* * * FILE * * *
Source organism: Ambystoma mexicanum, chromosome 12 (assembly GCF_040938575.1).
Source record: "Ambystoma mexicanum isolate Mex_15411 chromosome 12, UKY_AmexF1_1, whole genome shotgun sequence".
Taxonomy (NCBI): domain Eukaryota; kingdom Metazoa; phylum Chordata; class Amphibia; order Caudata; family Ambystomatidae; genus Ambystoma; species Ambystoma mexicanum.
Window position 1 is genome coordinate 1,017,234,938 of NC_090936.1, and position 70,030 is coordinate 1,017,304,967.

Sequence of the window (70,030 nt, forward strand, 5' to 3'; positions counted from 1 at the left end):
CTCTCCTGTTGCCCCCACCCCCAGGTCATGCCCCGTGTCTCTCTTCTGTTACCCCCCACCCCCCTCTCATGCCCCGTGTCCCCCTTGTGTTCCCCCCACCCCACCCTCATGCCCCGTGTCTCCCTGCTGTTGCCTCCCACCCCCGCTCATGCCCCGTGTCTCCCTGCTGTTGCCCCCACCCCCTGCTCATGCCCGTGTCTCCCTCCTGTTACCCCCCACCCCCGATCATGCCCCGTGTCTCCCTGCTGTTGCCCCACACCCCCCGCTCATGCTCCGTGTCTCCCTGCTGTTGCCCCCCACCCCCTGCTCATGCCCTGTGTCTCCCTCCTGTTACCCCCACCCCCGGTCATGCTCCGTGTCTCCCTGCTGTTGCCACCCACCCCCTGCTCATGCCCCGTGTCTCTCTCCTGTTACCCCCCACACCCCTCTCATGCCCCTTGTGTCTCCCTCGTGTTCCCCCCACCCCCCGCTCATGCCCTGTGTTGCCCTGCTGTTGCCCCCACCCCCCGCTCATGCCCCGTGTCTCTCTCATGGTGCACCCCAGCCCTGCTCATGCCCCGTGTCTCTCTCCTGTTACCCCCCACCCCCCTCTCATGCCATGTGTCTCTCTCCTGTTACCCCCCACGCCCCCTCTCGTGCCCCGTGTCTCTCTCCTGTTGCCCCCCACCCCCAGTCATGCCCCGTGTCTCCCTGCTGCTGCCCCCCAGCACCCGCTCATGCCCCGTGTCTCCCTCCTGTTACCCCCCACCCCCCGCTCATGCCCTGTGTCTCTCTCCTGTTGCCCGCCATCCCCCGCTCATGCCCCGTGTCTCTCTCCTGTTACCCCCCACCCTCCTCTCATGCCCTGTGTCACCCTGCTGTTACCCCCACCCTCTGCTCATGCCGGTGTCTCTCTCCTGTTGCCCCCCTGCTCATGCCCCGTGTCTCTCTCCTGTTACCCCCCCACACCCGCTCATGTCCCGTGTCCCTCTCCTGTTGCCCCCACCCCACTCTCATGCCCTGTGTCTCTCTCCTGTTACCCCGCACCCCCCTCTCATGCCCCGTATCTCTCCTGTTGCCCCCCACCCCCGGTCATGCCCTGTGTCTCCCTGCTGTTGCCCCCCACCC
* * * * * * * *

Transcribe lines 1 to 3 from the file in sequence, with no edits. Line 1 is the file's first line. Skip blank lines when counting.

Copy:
Source organism: Ambystoma mexicanum, chromosome 12 (assembly GCF_040938575.1).
Source record: "Ambystoma mexicanum isolate Mex_15411 chromosome 12, UKY_AmexF1_1, whole genome shotgun sequence".
Taxonomy (NCBI): domain Eukaryota; kingdom Metazoa; phylum Chordata; class Amphibia; order Caudata; family Ambystomatidae; genus Ambystoma; species Ambystoma mexicanum.